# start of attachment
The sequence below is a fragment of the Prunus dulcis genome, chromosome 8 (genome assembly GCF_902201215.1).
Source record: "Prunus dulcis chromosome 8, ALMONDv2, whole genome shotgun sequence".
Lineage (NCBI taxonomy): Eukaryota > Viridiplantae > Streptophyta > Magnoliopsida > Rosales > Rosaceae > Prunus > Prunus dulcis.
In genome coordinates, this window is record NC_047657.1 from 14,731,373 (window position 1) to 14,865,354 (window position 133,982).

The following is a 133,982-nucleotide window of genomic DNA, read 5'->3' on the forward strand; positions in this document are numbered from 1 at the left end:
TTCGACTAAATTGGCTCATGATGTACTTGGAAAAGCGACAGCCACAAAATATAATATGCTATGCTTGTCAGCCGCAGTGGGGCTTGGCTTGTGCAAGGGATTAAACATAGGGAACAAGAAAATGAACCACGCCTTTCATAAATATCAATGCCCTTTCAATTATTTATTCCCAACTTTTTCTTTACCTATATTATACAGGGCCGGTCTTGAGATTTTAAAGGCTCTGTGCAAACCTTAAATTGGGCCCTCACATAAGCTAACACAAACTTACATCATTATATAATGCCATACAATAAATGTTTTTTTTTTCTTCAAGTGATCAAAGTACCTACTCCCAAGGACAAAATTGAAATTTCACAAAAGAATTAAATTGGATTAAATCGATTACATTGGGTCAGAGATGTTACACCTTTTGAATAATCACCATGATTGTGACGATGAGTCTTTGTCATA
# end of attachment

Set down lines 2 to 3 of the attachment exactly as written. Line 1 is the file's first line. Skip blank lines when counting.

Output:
Source record: "Prunus dulcis chromosome 8, ALMONDv2, whole genome shotgun sequence".
Lineage (NCBI taxonomy): Eukaryota > Viridiplantae > Streptophyta > Magnoliopsida > Rosales > Rosaceae > Prunus > Prunus dulcis.